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Mulan Movie Review: The Live-Action Version Brings Much Honor To The Franchise

Mulan Disney+ release poster.

Back in March, which simultaneously feels like just last week and also about ten years ago, I attended the world premiere of Mulan at the Dolby Theater in Los Angeles. Since I was lucky enough to see this movie on the big screen I became something of a zealot when people began discussing a possible premium digital release. The epic battle sequences in Mulan deserved the big screen, and I felt confident it was worth the wait. Unfortunately, COVID-19 caused theaters across the country to close. After a six month delay, we are just a few days away from the digital release. I stand by my statements that Mulan would be worth the wait for a theatrical release. It is also worth paying $30 for Premiere Access.

The movie opens with narration from Hua Zhou (Tzi Ma), talking to his ancestors about his young daughter Mulan (Crystal Rao). She demonstrates her strong “chi” by performing great feats of balance and acrobatics when chasing a runaway chicken. Unfortunately, according to her father , “Chi is for warriors, not daughters.” He tells her that a daughter’s duty is to bring honor to her family.

Years later, Mulan is a young woman (Liu Yifei) meeting with the village matchmaker (Cheng Pei-pei). The appearance of a spider causes that meeting to end in disaster, with the matchmaker declaring Mulan has brought dishonor to the Hua family. When invaders from the north threaten China, the Emperor (Jet Li) decrees that every family must supply one man to join the Imperial Army. Mulan defies tradition, the law, and her family’s wishes by running off to join the army in her injured father’s place.

Mulan (Liu Yifei)in battle scene from film.

Chi, which is a recurring theme in the film, generally refers to a person’s life force or energy. In Mulan it also seems to refer to the ability to perform the gravity-defying Wuxia-style fighting. If you are unfamiliar with Wuxia, just think Crouching Tiger, Hidden Dragon. The action sequences, of which there are plenty, are the main reasons Mulan ideally needs to be experienced on a big screen. There is simply no way your television is going to adequately showcase the intricate choreography taking place.

Mulan splits the role of Li Shang (the general and eventual love interest in the animated version) into two different characters. Fellow recruit Chen Honghui (Yoson An) acts as Mulan’s friend and ally during her army training, while Commander Tung (Donnie Yen) serves as her leader and mentor. This allows Mulan to have a few sparks with Chen without the inappropriateness of a relationship with a commanding officer. The live-action version also adds the character Xian Lang (Gong Li), a shape-shifting witch aligned with the invaders, to give another example outside of Mulan that women can serve as warriors in battle. These additions help to reinforce the feminist notes in the film.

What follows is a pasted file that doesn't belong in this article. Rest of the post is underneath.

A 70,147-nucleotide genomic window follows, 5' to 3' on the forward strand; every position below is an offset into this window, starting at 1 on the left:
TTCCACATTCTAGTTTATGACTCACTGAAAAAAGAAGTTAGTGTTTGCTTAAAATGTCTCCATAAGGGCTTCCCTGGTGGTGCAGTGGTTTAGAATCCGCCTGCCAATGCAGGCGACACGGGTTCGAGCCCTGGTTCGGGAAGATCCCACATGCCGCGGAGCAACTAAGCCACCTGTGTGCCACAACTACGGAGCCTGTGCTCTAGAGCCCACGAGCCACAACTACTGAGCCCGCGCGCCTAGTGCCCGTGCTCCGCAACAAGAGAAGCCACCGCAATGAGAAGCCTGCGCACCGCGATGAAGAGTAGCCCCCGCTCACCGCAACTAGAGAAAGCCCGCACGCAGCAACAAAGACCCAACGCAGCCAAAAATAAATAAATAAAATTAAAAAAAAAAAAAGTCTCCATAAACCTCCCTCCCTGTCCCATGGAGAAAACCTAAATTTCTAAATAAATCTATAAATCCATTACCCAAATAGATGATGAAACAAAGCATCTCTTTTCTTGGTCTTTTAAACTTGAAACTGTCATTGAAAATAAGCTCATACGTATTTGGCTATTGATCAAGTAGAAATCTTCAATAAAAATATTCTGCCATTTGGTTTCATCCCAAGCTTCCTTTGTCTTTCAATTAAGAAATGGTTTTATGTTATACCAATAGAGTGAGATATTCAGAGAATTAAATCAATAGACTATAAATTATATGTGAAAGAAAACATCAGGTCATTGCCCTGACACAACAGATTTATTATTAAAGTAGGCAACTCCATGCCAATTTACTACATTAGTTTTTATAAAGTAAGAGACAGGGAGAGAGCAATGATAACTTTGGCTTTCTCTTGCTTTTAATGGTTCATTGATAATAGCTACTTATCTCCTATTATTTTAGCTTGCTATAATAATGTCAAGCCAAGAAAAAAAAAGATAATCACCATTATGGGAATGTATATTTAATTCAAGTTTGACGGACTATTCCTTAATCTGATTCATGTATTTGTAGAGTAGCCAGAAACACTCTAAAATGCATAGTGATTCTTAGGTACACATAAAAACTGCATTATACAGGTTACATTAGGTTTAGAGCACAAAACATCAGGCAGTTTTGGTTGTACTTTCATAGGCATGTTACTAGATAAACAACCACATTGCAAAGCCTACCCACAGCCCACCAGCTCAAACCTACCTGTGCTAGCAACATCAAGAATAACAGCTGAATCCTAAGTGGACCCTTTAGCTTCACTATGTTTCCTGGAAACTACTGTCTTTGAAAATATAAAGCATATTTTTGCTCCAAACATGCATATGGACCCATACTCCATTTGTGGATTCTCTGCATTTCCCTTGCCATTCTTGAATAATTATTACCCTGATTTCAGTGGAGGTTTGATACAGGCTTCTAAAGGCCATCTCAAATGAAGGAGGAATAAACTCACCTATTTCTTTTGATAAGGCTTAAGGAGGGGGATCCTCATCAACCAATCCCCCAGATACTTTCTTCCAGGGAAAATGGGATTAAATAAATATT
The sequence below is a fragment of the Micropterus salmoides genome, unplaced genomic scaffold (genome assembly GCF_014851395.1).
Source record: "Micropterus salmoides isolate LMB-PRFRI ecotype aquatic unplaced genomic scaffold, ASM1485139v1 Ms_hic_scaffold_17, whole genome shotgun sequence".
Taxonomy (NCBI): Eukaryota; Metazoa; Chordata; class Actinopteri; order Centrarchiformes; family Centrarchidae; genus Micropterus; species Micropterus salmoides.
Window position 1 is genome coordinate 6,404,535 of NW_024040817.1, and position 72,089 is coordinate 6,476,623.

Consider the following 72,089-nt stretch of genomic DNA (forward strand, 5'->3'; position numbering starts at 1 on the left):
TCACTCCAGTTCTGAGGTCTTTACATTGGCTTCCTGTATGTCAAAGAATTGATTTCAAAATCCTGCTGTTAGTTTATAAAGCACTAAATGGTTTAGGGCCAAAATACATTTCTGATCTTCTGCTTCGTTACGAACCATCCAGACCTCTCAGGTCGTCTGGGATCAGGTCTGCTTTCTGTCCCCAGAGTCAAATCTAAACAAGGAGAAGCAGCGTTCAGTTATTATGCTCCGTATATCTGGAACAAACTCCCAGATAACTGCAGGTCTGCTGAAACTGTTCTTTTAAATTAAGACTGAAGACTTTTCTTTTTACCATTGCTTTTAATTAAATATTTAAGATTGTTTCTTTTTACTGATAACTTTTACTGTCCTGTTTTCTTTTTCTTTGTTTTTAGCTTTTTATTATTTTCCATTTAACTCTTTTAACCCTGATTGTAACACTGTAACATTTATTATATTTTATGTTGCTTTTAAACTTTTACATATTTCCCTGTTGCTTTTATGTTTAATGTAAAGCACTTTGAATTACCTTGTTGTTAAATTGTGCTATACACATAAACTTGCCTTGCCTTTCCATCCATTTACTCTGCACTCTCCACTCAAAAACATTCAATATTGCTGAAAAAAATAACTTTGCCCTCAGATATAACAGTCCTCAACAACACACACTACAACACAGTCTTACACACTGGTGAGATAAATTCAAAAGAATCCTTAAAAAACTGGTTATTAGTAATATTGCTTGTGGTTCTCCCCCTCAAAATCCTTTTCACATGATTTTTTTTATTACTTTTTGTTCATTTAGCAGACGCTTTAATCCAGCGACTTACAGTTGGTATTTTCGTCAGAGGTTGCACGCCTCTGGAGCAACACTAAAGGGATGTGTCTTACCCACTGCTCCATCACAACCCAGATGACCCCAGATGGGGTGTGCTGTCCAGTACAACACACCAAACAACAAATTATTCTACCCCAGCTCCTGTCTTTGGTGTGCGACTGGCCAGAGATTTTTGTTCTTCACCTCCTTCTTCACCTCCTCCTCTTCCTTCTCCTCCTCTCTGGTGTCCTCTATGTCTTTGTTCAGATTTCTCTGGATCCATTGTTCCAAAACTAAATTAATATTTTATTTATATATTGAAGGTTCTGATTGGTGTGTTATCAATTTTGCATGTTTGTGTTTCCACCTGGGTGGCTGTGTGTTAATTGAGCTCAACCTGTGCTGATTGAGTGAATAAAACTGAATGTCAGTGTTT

Fans of the original animated film have been vocal in their disappointment that this version of Mulan does not contain the classic songs or characters like Mushu. Director Niki Caro tries to ensure they will not be disappointed by throwing in a few fun Easter eggs. Composer Harry Gregson-Williams created a score that nods to the songs from the original film in ways that are anything but subtle. There is a moment in the second act where the music leans heavily on “Reflection” that gives me actual chills. The result is a surprising and pleasant sense of nostalgia from a film that is otherwise very different from its animated predecessor.

The PG-13 rating for Mulan feels a little strong, as the film is not bloody or overly violent. The battle scenes have a fantasy feel to them that keeps things from getting too dark. That said, the action sequences and sword fights are plentiful. It would be appropriate to categorize Mulan as an epic war film, but there is plenty of heart and emotion to balance the story.

The battle scenes alone would make Mulan worth watching, but the engaging story, beautiful visuals, and strong performances give you even more reasons to hit “purchase” on your Disney+ app. While it would certainly be better on the big screen, that is unfortunately not an option. Don’t worry, though, it is still quite enjoyable when you view it at home.

Mulan will be streaming exclusively via Premier Access on Disney+ beginning September 4, 2020.

About Mulan

Rating: PG-13 (for sequences of violence)
Runtime: 115 minutes

Acclaimed filmmaker Niki Caro brings the epic tale of China’s legendary warrior to life in Disney’s “Mulan,” in which a fearless young woman risks everything out of love for her family and her country to become one of the greatest warriors China has ever known.

As The Bunny Hops®